Anxiety is an often healthy response to potential danger and uncertainty. However, constant worry and apprehension are possible signs of a generalized anxiety disorder. This condition affects a substantial amount of people, with women being twice as likely to develop the disorder. There have been studies that hypothesize that generalized anxiety disorder becomes more prevalent with age, though it has been recorded that it may often begin in an individual’s youth (TK). As such, there has been a multitude of studies that assessed the presence of generalized anxiety in youth, such as high school or college students, with factors that can trigger the condition. The severity of generalized anxiety disorder in the youth primarily depends on social factors, academic triggers, and coping strategies available to them. These three aspects will be discussed in the disorder in this paper.
Social anxiety and the effects of social triggers on other variations of anxiety have often been cited as some of the most predominant causes of the disorders. In a time of constant interaction, for instance, via social networking, certain individuals have found an increase in their anxiety. This disproportionately affects the youth with such conditions. In a study where a group of young Facebook users related their experience within the network, six primary issues were uncovered about their anxiety disorders. These six were the fear of judgment, actively seeking approval, escalation of interpersonal problems, desire for privacy, negotiation between self and social identity, and connecting and disconnecting (TK). These stressors are unique to social networks, but when compounded with regular anxiety triggers, they can become hard to manage and cope with for younger individuals. Additionally, both in-person and online interaction often place expectations on youth with generalized anxiety disorder, which can not always be met.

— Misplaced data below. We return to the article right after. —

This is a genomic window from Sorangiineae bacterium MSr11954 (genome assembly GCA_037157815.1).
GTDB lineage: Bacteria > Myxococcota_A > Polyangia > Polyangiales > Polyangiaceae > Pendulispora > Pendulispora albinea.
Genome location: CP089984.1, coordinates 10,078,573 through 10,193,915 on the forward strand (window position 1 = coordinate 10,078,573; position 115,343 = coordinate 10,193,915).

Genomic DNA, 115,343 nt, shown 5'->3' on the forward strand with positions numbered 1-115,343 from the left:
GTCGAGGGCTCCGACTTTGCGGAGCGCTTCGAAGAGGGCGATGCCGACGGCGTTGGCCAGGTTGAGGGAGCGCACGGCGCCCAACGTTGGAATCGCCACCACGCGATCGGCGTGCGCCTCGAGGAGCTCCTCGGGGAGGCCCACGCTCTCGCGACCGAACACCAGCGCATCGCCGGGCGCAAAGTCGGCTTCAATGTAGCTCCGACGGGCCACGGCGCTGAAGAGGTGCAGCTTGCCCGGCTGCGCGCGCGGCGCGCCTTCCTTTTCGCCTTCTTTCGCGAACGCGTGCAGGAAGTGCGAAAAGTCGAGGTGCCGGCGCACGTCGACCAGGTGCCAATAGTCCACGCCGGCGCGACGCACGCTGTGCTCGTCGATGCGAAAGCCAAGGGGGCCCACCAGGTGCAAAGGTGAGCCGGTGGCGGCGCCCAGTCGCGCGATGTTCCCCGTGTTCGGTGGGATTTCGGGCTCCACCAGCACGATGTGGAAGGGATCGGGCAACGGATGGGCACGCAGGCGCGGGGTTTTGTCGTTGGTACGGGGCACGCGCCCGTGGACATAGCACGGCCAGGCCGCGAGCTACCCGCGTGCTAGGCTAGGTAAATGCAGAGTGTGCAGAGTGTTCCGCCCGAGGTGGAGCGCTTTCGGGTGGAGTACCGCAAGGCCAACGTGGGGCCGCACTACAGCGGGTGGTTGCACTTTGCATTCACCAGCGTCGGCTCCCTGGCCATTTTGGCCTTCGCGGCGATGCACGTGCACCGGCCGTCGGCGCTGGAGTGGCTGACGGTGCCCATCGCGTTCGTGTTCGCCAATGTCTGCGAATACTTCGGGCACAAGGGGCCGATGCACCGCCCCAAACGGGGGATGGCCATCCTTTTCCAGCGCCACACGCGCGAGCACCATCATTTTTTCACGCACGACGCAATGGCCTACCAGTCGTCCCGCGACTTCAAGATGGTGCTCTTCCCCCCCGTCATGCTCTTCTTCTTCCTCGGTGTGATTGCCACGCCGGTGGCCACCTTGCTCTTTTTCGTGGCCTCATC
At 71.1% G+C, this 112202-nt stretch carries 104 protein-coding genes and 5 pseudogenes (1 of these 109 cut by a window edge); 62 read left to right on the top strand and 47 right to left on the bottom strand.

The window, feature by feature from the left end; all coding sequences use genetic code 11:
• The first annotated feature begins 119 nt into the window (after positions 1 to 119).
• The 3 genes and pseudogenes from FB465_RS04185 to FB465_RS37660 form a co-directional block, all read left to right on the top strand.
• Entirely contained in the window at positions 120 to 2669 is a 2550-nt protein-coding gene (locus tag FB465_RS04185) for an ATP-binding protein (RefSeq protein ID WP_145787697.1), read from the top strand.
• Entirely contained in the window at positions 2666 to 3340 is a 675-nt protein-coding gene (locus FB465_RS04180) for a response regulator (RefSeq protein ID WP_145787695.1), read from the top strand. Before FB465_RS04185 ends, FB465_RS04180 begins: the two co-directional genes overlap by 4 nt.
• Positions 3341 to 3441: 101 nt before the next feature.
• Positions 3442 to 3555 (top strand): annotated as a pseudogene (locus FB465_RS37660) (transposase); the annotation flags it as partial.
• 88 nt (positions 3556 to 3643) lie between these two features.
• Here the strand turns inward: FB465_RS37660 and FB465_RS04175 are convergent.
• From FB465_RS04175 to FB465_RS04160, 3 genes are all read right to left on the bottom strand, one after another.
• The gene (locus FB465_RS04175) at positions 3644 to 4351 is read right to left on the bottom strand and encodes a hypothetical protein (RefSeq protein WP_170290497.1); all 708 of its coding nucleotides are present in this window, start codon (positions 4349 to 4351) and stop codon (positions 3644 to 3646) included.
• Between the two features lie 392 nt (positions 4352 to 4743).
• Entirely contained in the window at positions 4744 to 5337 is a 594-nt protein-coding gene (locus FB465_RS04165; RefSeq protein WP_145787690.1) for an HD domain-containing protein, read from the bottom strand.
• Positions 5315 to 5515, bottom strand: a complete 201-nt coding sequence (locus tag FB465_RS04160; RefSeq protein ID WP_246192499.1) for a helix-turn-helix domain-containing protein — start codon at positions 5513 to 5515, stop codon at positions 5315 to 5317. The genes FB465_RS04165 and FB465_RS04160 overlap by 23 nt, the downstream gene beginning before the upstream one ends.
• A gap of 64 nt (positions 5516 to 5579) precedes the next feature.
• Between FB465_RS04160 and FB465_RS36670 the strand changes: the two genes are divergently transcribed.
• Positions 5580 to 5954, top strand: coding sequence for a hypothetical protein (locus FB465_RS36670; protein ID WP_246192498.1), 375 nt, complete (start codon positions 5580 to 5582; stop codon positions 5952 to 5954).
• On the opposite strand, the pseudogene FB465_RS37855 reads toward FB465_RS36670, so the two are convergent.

Expectations and judgments are also common factors within academic settings for young people with anxiety disorders, and significant pressure from educational establishments can increase levels of stressors. Some triggers can include more simple and one-time procedures such as the enrollment process, course scheduling, available classroom equipment or resources, and public speaking (TK). Other factors are more abstract and can be ongoing, such as successful examination, maintaining a good faculty-student relationship, working well in collaborative environments, and finding appropriate employment after graduation. The issue becomes incredibly worrying when considering that anxiety is the most common mental health issue for college students in the United States (TK). Self-reports often cite the cause of distress in an educational workspace to be either generalized anxiety, social anxiety, or worry about academic success. Though there is a promising increase in resources offered to students who have these issues, not all young people with anxiety can find help to cope with their stressors.
Younger people without coping strategies and helpful resources find it harder to perform well in social and academic contexts. A study 2018 study examined the relationship between the self-perception of 62 students and their actual academic performance, with no known coping strategies implemented (TK). The qualitative results indicated that students with anxiety had more negativity in interpersonal relationships, felt more loneliness, felt impaired at school, and were less likely to enter higher education. However, quantitative data reflected that the student’s grades with anxiety varied in the same way the grades of the other students did. In college students, certain activities such as physical activity, lifestyle management, medication, professional intervention, and relaxation tactics have been known to assist with anxiety. As such, many young people likely suffer from the disorder on a very severe level due to the lack of adequate tools and assistance.
Generalized anxiety disorder within the youth is swayed by numerous factors. Social factors, especially with the advancement of technology, academic expectations, and the inability to access tools for coping, have day-to-day consequences for students and young people. Anxiety is a part of many people’s lives and should be kept in mind by faculty and educational leaders when planning, implementing, or teaching their courses.
Marini, I., Graf, N., M., & Millington, M., J. (2018). Psychosocial aspects of disability: Insider perspectives and strategies for counselors. Springer Publishing Company.